B.C.’s independent energy watchdog has confirmed that it won’t be able to investigate the role of provincial taxes on high gasoline prices, due to restrictions set by the provincial government.
B.C. Utilities Commission chairman and CEO Dave Morton said Monday that his organization is not allowed to examine how taxes, including the rising carbon tax, might play a role in gas prices that are the most expensive in North America.
“I would agree with that interpretation,” he said when asked if taxes and government policies are off the table. “And it wouldn’t be within the scope of the inquiry to compare the carbon tax here or the carbon tax in Ontario or Alberta.”
Another item that likely won’t be examined is the proposed expansion of the Trans Mountain pipeline.
Whether a twinned pipeline could provide more refined gasoline from Alberta to B.C. is a question Premier John Horgan has asked Prime Minister Trudeau as B.C. continues to oppose the federal project in court.
“I wouldn’t categorically say no. But at this point, it’s my feeling this is largely a backward-looking inquiry and looking at what prices have been, what have spreads been between B.C. prices and prices in other provinces, and historically why has that been the case, and in recent history why has that been the case,” Morton said.
“I’m not sure we’d be looking forward and saying you’ve got to increase the pipeline capacity.”
Horgan asked the commission on May 7 to conduct an inquiry into why B.C.’s gasoline prices are so much higher than in the rest of Canada.
The price at the pump in Metro Vancouver reached $1.79 a litre last month, though it currently hovers at the mid $1.50 to $1.60 range. Prices in the capital region were typically $159.9 on Monday, with a low of $153.9 reported by gasbuddy.com at the Costco gas station in Langford.
The Opposition Liberals have accused the NDP government of handcuffing the commission on the important issue of taxes.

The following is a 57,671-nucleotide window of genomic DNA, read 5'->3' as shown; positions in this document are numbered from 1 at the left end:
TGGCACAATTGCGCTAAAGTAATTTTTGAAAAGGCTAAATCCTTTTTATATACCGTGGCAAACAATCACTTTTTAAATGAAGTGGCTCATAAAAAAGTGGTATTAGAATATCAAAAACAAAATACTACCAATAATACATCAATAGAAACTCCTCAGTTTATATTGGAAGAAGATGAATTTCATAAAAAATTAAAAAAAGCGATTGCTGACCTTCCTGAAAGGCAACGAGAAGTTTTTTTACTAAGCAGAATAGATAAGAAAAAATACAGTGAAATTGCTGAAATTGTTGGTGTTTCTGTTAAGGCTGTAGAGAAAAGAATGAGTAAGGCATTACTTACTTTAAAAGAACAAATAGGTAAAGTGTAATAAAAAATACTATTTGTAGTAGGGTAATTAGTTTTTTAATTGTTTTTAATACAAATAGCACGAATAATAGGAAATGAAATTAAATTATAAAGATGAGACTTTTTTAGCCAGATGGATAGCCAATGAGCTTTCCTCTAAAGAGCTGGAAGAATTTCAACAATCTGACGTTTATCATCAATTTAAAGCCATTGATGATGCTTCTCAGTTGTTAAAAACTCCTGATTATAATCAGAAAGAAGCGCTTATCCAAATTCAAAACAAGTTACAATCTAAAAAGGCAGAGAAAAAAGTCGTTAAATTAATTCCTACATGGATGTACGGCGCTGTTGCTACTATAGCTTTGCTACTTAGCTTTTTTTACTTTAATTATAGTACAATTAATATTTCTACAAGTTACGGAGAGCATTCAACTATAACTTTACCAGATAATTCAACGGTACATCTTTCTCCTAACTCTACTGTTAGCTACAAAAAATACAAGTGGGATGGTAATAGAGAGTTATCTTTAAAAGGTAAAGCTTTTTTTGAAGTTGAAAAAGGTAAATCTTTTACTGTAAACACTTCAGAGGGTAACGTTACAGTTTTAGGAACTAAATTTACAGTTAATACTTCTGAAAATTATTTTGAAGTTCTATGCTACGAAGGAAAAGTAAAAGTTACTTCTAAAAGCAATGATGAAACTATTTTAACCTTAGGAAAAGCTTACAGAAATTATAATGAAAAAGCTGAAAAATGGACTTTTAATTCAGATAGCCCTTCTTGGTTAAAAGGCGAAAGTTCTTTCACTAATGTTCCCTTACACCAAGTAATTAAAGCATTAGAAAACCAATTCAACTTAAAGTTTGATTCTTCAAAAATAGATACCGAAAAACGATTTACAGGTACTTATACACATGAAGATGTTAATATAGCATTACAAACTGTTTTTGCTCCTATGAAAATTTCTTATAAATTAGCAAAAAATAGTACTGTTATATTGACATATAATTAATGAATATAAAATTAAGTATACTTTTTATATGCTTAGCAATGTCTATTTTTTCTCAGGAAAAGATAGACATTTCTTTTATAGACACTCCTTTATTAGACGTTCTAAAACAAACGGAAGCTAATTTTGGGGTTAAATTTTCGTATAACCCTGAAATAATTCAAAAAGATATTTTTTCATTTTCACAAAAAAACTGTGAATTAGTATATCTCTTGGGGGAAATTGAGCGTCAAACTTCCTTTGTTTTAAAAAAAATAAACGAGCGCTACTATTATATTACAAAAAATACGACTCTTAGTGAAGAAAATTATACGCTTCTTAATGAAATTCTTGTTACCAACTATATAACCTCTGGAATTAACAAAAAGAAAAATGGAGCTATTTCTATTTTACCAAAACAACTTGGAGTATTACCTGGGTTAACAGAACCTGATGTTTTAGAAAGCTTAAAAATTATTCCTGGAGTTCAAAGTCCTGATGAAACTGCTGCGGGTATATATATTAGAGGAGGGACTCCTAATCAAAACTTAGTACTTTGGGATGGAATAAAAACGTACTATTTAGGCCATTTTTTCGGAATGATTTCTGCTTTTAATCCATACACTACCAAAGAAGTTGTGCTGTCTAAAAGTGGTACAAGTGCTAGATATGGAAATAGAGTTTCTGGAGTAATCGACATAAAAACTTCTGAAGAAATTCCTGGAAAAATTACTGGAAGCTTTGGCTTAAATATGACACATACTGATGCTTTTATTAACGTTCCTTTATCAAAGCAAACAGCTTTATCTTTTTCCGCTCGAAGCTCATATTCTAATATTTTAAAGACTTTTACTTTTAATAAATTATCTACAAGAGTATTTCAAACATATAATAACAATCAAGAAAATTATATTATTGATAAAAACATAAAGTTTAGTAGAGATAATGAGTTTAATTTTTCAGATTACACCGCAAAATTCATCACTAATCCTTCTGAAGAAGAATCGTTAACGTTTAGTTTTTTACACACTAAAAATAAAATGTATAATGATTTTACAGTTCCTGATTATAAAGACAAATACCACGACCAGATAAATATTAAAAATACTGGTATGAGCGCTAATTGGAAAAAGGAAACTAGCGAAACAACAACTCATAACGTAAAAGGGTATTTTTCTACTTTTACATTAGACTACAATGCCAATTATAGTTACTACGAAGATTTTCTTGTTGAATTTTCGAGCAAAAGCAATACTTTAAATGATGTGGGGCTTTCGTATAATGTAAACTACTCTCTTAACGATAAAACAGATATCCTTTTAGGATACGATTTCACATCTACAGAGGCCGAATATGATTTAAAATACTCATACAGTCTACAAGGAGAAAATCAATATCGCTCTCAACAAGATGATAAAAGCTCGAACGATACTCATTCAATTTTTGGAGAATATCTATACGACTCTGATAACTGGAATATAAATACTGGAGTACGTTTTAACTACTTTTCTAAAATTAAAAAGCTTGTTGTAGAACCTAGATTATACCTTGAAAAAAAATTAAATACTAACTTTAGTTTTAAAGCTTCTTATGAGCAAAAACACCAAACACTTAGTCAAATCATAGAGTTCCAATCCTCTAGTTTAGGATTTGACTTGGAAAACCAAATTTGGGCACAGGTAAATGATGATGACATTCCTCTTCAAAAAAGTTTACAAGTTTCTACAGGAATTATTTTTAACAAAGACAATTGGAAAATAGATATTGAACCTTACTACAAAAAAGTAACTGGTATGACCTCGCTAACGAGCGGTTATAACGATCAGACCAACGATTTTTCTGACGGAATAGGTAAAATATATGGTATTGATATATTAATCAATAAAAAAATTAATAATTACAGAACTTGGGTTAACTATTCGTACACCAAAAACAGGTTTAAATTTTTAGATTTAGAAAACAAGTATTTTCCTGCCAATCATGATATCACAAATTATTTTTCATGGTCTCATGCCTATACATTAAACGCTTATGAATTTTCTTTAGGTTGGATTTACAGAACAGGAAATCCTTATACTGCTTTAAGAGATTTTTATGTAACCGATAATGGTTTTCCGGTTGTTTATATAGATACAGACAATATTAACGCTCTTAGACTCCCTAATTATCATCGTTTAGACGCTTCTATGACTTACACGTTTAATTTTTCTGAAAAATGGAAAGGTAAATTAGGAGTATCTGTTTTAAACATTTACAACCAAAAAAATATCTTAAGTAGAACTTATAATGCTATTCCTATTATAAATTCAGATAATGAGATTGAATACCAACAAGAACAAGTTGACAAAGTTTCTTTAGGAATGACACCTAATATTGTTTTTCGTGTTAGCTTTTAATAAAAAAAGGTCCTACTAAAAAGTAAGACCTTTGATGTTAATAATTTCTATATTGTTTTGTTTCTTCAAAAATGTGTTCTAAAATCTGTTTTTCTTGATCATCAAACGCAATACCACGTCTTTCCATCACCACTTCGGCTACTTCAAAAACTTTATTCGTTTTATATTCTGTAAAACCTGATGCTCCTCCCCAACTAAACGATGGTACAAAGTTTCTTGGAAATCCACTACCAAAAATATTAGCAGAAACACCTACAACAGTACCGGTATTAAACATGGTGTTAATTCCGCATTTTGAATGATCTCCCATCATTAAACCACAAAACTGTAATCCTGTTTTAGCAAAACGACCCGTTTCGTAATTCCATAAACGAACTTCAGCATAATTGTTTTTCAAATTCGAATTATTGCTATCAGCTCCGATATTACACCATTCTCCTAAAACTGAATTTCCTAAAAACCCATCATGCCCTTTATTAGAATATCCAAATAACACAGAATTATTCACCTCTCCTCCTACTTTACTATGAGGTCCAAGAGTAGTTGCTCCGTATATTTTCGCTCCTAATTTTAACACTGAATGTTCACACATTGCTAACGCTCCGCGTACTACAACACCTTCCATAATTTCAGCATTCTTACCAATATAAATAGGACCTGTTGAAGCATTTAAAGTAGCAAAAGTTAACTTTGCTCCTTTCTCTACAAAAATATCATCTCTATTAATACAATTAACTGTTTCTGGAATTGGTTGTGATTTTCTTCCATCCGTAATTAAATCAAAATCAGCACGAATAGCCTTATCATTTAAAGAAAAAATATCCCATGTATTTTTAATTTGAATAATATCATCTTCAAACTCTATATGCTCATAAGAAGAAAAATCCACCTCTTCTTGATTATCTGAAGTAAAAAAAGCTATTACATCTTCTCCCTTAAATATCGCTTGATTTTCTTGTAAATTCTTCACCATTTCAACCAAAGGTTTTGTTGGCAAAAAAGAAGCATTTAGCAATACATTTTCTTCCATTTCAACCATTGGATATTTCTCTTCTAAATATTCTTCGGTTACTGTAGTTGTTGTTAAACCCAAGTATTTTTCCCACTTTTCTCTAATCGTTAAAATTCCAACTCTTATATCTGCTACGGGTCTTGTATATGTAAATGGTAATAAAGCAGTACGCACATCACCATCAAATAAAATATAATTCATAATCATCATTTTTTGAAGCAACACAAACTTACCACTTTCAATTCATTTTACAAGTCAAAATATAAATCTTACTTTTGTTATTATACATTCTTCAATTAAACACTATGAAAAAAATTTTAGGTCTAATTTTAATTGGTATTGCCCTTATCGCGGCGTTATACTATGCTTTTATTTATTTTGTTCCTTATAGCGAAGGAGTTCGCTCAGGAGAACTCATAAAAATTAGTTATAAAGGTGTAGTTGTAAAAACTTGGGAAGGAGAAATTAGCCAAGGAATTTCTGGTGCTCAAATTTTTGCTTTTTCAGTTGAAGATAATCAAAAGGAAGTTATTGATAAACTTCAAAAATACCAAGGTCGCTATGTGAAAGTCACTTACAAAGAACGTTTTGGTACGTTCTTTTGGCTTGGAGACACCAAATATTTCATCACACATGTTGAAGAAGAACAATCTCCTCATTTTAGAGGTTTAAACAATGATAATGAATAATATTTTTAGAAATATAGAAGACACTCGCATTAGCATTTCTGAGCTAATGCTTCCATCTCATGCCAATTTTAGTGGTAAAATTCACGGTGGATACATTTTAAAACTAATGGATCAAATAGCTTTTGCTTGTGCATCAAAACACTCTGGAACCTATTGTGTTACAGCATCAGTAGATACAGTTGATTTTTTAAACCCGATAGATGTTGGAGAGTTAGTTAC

Federal, provincial and municipal taxes make up 52.5 cents per litre on the price of gasoline in Metro Vancouver.
Public anger at high gas prices, as well as a B.C. Liberal campaign to blame Horgan by erecting billboards along Lower Mainland highways, created enough political pressure that Horgan asked the commission to create an inquiry.
The commission agreed to hold the inquiry before knowing the terms of reference, Morton said.
Horgan’s cabinet released terms May 21 that focused on refining and retail margins for gas, B.C.’s access to crude oil supply, refinery capacity and other factors, while explicitly saying the commission “may not inquire into the effects of provincial enactments or policy on gasoline and diesel prices.”
Although that restriction has tied the commission’s hands, Morton said he’s fine with continuing.
“I’m not disappointed with the terms of reference,” he said. “They are consistent with what’s in the letter [from the premier] and what we agreed to. And I’m happy to proceed.”
The commission has powers to compel witnesses and make them testify under oath. So far, everyone asked has agreed to co-operate voluntarily, including officials from the Husky refinery in Prince George and the Parkland refinery in Burnaby, Morton said.
Oral hearings will be held July 17 to 19 in Vancouver and will be open to the public, with full transcripts posted online.
Despite Horgan’s repeated allegations of “price gouging” among gas companies, that phrase will not be contained in the commission’s final report, Morton said.
“I’m hopeful we’ll be able to shed some light on what makes up the price of gasoline,” he said. “It’s up to the public to judge whether that constitutes price gouging or not.”
The commission report is due Aug. 30. Morton said it is a short timeline, but he’s confident it can be done.